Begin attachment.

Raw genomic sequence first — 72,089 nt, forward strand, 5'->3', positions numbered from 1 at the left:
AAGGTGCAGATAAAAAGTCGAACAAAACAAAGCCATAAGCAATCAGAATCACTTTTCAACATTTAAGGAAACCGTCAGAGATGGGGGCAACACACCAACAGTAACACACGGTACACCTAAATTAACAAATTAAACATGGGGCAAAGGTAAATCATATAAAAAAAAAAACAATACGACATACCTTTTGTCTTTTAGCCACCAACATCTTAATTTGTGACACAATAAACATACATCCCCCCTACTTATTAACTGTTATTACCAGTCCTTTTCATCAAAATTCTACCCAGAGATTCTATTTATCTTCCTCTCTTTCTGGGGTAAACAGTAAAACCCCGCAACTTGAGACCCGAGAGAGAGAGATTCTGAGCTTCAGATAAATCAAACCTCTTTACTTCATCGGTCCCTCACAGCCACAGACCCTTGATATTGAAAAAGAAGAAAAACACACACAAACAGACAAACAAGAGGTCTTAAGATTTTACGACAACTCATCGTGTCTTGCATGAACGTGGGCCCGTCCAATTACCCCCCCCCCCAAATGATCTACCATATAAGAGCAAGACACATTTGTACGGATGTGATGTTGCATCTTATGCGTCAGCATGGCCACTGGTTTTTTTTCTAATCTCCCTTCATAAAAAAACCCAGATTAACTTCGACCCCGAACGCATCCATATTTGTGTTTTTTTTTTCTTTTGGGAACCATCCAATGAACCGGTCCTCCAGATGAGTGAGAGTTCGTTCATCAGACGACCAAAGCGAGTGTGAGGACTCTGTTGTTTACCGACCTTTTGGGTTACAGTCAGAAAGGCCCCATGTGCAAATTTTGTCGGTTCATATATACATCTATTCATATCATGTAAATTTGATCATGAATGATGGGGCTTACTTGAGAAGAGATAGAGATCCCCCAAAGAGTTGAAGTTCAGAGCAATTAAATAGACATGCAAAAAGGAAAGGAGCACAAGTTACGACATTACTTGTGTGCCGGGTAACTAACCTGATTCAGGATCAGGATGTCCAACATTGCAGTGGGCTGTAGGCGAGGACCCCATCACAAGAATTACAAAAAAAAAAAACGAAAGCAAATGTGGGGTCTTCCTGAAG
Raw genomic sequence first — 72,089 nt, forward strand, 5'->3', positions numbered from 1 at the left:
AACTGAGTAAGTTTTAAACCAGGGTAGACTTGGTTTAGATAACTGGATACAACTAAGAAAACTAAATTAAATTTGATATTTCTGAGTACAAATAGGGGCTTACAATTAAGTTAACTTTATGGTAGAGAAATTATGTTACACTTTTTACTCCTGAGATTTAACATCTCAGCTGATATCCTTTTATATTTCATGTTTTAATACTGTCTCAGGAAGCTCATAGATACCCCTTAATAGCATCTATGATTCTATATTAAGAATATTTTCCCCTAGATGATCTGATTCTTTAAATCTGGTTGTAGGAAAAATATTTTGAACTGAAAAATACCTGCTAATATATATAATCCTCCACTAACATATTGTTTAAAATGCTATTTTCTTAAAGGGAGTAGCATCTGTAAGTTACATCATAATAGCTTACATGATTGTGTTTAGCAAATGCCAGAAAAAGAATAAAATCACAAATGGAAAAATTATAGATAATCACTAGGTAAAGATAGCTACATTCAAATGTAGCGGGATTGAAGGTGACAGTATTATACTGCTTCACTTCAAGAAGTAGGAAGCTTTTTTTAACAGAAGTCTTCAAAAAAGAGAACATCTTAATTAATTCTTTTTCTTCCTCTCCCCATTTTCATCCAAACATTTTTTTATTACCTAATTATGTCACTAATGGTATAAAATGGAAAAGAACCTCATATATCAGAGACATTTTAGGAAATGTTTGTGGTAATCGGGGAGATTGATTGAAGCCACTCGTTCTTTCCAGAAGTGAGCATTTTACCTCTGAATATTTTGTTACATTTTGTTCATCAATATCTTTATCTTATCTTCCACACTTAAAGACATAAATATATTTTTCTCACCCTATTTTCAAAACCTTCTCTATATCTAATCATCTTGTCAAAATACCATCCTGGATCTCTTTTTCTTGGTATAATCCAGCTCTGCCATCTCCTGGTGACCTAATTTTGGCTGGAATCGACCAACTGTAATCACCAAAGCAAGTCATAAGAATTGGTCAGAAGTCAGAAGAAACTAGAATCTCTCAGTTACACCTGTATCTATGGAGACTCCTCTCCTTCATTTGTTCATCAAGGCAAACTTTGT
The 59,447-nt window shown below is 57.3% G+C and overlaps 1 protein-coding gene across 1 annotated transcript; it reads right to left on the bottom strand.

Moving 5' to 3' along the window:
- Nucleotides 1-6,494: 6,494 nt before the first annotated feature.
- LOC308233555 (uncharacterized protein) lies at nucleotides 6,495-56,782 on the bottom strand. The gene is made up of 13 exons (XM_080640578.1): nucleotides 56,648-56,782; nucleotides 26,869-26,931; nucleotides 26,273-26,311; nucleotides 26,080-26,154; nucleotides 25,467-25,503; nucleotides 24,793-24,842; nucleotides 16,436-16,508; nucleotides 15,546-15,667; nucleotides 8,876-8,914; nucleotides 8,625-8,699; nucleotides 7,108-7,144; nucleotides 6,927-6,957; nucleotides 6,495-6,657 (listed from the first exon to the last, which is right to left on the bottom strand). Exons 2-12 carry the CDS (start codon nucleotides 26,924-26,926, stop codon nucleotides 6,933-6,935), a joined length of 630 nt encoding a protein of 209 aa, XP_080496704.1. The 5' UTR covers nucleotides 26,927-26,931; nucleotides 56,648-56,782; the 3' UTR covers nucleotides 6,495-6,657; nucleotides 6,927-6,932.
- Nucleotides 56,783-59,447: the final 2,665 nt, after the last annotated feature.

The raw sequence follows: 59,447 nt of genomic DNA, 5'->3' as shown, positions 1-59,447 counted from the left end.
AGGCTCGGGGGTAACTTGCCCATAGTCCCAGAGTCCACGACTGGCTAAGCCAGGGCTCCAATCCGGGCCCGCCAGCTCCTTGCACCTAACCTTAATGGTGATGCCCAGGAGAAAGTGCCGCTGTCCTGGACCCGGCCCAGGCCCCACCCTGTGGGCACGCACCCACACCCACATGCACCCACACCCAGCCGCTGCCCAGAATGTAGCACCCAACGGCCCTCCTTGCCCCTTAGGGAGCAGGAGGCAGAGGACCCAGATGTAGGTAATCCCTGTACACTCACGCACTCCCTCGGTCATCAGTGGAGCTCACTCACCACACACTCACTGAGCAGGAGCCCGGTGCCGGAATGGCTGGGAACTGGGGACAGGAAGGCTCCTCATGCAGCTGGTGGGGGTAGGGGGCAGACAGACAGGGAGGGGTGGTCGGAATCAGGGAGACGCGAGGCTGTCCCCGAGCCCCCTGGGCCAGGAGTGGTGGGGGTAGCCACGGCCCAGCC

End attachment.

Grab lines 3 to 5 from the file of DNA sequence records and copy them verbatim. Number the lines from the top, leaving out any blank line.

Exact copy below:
Raw genomic sequence first — 72,089 nt, forward strand, 5'->3', positions numbered from 1 at the left:
AACTGAGTAAGTTTTAAACCAGGGTAGACTTGGTTTAGATAACTGGATACAACTAAGAAAACTAAATTAAATTTGATATTTCTGAGTACAAATAGGGGCTTACAATTAAGTTAACTTTATGGTAGAGAAATTATGTTACACTTTTTACTCCTGAGATTTAACATCTCAGCTGATATCCTTTTATATTTCATGTTTTAATACTGTCTCAGGAAGCTCATAGATACCCCTTAATAGCATCTATGATTCTATATTAAGAATATTTTCCCCTAGATGATCTGATTCTTTAAATCTGGTTGTAGGAAAAATATTTTGAACTGAAAAATACCTGCTAATATATATAATCCTCCACTAACATATTGTTTAAAATGCTATTTTCTTAAAGGGAGTAGCATCTGTAAGTTACATCATAATAGCTTACATGATTGTGTTTAGCAAATGCCAGAAAAAGAATAAAATCACAAATGGAAAAATTATAGATAATCACTAGGTAAAGATAGCTACATTCAAATGTAGCGGGATTGAAGGTGACAGTATTATACTGCTTCACTTCAAGAAGTAGGAAGCTTTTTTTAACAGAAGTCTTCAAAAAAGAGAACATCTTAATTAATTCTTTTTCTTCCTCTCCCCATTTTCATCCAAACATTTTTTTATTACCTAATTATGTCACTAATGGTATAAAATGGAAAAGAACCTCATATATCAGAGACATTTTAGGAAATGTTTGTGGTAATCGGGGAGATTGATTGAAGCCACTCGTTCTTTCCAGAAGTGAGCATTTTACCTCTGAATATTTTGTTACATTTTGTTCATCAATATCTTTATCTTATCTTCCACACTTAAAGACATAAATATATTTTTCTCACCCTATTTTCAAAACCTTCTCTATATCTAATCATCTTGTCAAAATACCATCCTGGATCTCTTTTTCTTGGTATAATCCAGCTCTGCCATCTCCTGGTGACCTAATTTTGGCTGGAATCGACCAACTGTAATCACCAAAGCAAGTCATAAGAATTGGTCAGAAGTCAGAAGAAACTAGAATCTCTCAGTTACACCTGTATCTATGGAGACTCCTCTCCTTCATTTGTTCATCAAGGCAAACTTTGT
The 59,447-nt window shown below is 57.3% G+C and overlaps 1 protein-coding gene across 1 annotated transcript; it reads right to left on the bottom strand.